Blair Projected to Win Third Term Today

Autograph hunters display photographs of Prime Minister Tony Blair while awaiting his arrival at a community center in Dumfries, Scotland.
Autograph hunters display photographs of Prime Minister Tony Blair while awaiting his arrival at a community center in Dumfries, Scotland. (Photos By Jeff J. Mitchell -- Reuters)
By Glenn Frankel and Dan Balz
Washington Post Foreign Service
Thursday, May 5, 2005

LONDON, May 4 -- Prime Minister Tony Blair toured the country on the last day of his effort to win a historic third term in nationwide elections on Thursday. Polling indicated that his governing Labor Party would triumph, but with a reduced majority that reflects public disaffection with Blair's support for the war in Iraq.

The leaders of the three main parties campaigned feverishly Wednesday in a number of districts that public opinion polls suggest remain up for grabs. Analysts project that about 1 million voters in those areas, known as marginal districts, hold the key to victory out of a total electorate of between 25 million and 30 million.

Blair and his senior cabinet members fanned out across the country, extolling the government's economic record and its stewardship of public services such as schools and the public health system. At a morning news conference, Blair surrounded himself with cabinet secretaries in an attempt to woo back disillusioned voters. He warned that voters who were tempted to "give Blair a bloody nose" by abstaining or by voting for the third-party Liberal Democrats could wind up inadvertently helping the Conservative Party return to power.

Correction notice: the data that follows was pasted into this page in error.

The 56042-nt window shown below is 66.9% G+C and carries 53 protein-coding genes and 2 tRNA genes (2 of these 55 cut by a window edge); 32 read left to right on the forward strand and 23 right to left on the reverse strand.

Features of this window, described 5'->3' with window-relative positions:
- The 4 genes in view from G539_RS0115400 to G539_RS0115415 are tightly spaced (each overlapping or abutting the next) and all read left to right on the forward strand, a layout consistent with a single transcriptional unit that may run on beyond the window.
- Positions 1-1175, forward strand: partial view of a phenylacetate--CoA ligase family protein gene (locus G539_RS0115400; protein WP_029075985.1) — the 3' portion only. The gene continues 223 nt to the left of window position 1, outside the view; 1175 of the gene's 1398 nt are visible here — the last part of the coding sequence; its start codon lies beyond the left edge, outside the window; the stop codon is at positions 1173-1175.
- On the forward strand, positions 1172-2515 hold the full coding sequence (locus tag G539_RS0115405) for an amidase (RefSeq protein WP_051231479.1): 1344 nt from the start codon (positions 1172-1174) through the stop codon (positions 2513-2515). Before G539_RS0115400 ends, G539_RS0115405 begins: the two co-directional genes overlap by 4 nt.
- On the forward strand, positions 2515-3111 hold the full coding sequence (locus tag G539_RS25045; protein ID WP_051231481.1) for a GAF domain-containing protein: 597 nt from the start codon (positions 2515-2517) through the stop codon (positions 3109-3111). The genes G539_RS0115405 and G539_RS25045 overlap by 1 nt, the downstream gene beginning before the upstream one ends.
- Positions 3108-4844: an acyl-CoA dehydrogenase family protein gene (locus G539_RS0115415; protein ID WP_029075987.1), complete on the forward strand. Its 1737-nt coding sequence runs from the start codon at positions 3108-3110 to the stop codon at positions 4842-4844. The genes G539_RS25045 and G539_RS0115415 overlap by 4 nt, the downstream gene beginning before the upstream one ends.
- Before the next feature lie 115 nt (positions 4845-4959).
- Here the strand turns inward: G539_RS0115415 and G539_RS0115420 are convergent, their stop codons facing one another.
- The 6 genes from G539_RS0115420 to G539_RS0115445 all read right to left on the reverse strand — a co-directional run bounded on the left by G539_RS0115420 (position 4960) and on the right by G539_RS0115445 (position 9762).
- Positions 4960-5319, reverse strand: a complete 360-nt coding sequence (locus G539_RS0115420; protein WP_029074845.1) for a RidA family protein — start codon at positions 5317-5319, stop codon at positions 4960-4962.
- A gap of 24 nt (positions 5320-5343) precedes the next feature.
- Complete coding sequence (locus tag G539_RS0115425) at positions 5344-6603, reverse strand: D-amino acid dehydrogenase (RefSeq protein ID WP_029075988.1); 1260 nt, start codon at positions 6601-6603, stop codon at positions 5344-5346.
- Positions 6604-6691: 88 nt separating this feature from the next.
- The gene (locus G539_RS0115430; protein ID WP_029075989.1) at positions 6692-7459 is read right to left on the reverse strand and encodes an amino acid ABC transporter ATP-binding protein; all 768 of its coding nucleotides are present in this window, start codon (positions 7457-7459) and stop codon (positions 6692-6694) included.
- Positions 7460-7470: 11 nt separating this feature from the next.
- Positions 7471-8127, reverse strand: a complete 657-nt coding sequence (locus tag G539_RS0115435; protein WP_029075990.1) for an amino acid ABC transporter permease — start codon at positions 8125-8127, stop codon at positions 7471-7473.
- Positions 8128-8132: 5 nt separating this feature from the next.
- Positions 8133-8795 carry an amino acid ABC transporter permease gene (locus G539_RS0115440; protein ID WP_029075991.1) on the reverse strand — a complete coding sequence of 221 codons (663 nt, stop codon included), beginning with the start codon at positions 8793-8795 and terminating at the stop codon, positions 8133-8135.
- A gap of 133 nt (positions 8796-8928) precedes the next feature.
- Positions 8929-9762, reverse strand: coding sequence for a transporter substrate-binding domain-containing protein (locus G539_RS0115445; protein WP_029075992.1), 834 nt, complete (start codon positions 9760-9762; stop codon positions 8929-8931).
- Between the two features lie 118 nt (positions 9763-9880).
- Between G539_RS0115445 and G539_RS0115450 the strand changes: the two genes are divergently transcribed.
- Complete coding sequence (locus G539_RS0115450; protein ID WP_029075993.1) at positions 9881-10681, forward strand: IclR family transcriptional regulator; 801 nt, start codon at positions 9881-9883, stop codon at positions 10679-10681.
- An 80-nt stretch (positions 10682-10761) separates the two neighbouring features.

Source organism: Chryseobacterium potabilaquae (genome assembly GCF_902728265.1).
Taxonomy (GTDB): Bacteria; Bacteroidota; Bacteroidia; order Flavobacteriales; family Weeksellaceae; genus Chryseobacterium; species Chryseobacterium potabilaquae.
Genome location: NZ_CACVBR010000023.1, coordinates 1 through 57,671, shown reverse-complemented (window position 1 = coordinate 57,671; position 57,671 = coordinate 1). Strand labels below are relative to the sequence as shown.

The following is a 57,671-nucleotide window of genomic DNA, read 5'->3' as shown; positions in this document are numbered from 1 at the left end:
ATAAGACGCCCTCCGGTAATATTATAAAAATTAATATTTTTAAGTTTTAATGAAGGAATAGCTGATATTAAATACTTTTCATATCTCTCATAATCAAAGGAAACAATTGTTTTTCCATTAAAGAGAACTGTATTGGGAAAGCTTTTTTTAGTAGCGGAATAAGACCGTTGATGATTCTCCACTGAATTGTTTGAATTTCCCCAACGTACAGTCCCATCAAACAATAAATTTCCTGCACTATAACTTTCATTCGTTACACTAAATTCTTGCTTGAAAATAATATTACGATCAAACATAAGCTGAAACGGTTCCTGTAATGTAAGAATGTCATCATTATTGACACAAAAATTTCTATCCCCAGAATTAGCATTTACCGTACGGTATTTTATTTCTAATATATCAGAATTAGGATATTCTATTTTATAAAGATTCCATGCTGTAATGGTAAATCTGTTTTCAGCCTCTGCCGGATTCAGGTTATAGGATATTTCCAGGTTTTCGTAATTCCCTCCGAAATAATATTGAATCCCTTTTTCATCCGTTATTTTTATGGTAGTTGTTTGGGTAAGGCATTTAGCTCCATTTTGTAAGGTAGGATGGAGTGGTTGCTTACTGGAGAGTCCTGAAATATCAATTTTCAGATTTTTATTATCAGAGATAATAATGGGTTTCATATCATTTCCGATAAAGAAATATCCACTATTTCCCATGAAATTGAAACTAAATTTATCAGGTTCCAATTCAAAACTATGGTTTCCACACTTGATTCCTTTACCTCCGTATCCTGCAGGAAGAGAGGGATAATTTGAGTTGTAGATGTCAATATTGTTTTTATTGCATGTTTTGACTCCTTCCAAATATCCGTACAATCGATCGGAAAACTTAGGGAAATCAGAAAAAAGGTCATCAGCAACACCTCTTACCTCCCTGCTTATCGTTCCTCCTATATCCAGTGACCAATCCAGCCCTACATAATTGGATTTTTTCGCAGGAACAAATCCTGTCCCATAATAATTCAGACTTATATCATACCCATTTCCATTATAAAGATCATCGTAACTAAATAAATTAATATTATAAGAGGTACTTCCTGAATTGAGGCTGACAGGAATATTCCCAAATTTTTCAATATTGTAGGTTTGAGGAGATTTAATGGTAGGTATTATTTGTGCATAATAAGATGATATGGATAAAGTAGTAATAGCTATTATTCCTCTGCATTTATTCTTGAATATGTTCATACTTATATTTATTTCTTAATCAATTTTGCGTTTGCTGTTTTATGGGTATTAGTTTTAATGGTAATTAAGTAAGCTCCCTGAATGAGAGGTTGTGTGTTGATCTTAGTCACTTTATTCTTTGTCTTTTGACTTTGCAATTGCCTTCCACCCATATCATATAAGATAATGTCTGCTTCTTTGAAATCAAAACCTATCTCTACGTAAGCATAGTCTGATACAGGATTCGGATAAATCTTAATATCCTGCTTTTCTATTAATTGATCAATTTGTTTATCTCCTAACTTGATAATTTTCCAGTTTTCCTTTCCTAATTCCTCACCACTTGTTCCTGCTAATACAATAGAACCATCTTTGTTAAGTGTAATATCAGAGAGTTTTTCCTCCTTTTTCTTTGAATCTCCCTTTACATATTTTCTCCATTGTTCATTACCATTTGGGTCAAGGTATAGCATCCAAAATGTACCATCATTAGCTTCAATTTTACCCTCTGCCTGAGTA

"We haven't won this thing yet," Blair told reporters, "and in the marginals, it is tight and tough."

Michael Howard, the Conservative leader who has been slipping in recent polls, insisted his party could still triumph. As he campaigned in southeast England, Howard stuck to his basic themes -- more police, cleaner hospitals, lower taxes, controlled immigration and school discipline -- subjects he has emphasized from the beginning in his tightly controlled campaign.